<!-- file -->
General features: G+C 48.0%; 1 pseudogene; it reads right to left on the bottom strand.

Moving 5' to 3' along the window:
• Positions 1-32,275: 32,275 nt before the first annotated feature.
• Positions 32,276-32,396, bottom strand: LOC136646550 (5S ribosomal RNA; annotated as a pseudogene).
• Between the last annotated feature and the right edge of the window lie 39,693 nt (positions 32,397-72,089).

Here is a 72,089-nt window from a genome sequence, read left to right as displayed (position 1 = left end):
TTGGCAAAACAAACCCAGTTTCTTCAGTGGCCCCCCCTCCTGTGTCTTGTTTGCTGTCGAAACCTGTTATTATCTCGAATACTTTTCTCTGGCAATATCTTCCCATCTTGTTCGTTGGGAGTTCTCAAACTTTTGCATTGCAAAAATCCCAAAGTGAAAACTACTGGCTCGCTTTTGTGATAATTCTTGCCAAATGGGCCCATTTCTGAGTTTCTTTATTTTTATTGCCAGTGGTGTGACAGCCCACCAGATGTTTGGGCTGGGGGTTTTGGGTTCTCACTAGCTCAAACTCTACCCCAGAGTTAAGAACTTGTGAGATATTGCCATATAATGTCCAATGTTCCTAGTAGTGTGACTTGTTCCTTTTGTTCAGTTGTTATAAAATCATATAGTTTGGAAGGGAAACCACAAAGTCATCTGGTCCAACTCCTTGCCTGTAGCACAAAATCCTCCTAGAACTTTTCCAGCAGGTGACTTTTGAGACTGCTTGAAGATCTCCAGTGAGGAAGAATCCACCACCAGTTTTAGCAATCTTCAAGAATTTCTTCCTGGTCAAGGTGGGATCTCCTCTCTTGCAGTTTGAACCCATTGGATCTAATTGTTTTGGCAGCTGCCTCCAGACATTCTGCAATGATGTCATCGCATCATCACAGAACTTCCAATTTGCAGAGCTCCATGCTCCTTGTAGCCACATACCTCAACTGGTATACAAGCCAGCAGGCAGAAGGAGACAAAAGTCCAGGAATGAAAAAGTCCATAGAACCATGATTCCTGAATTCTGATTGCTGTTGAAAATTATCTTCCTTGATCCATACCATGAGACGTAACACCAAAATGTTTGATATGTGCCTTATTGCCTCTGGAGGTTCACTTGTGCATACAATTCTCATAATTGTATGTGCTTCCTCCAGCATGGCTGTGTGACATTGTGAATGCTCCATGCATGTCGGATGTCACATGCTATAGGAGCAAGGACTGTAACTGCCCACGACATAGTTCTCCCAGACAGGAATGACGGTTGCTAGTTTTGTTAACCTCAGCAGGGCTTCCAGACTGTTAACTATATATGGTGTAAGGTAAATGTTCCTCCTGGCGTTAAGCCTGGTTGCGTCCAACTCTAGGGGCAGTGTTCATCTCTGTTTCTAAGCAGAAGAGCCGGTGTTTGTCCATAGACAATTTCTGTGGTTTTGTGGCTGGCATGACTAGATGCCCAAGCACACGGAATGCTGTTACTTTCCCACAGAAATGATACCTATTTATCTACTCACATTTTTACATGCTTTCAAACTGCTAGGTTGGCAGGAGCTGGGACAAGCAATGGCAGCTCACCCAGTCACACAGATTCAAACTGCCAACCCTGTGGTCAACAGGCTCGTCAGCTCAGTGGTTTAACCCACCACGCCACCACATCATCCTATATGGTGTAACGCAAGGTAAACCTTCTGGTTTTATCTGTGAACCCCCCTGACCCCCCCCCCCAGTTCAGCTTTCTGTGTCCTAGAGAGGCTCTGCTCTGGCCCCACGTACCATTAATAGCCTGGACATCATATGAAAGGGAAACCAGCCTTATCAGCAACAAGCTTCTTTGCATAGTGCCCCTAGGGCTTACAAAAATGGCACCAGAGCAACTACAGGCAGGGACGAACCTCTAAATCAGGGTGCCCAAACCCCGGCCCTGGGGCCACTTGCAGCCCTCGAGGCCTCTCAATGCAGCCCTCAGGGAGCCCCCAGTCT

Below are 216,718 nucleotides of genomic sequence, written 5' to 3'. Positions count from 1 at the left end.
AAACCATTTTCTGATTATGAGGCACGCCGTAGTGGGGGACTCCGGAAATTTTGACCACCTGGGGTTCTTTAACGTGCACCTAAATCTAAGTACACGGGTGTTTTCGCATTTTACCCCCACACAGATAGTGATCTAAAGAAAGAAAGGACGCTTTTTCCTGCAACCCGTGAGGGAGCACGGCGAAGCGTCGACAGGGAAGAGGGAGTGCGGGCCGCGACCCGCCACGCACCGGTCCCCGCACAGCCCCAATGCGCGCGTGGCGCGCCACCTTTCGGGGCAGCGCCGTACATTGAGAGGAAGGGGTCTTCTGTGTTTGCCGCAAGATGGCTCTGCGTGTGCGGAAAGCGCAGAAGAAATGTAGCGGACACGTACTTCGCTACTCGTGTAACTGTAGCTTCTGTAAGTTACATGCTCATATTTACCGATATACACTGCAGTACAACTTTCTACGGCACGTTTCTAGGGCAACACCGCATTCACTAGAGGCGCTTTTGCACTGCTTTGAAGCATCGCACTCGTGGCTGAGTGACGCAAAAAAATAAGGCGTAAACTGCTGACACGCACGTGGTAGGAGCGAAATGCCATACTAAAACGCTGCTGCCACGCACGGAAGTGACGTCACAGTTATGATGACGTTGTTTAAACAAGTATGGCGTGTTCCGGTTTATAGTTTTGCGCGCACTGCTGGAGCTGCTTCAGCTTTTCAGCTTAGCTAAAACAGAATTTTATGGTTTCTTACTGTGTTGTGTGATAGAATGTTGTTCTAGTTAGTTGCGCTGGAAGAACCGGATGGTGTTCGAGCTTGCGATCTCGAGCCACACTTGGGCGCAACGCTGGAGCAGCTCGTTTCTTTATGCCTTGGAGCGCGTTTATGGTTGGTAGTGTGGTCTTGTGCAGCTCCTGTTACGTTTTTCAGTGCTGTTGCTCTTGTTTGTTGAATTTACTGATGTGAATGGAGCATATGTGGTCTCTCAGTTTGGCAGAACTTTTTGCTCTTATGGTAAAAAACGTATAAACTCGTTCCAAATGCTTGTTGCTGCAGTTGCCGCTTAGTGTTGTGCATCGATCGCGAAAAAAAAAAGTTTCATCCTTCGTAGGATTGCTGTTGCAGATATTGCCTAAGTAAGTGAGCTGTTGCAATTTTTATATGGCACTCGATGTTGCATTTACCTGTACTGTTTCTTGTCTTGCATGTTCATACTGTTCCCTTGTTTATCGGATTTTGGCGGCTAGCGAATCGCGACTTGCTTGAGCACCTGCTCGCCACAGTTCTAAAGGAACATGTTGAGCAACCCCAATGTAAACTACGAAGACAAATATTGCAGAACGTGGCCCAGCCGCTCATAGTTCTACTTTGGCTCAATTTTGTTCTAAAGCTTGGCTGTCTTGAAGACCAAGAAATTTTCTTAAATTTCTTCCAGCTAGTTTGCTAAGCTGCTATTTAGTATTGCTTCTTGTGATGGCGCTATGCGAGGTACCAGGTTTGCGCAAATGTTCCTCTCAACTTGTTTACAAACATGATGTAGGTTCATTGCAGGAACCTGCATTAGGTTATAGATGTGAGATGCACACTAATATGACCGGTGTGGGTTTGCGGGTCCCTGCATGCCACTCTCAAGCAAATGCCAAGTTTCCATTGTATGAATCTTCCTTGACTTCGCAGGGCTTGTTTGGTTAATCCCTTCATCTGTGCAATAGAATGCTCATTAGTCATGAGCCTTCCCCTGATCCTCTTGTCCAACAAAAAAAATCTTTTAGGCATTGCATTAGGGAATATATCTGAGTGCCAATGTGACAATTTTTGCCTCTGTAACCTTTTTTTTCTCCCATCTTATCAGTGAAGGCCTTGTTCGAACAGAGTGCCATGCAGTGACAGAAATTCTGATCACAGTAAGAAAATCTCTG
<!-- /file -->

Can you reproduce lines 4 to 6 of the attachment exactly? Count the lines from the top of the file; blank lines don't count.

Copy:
• Positions 32,276-32,396, bottom strand: LOC136646550 (5S ribosomal RNA; annotated as a pseudogene).
• Between the last annotated feature and the right edge of the window lie 39,693 nt (positions 32,397-72,089).

Here is a 72,089-nt window from a genome sequence, read left to right as displayed (position 1 = left end):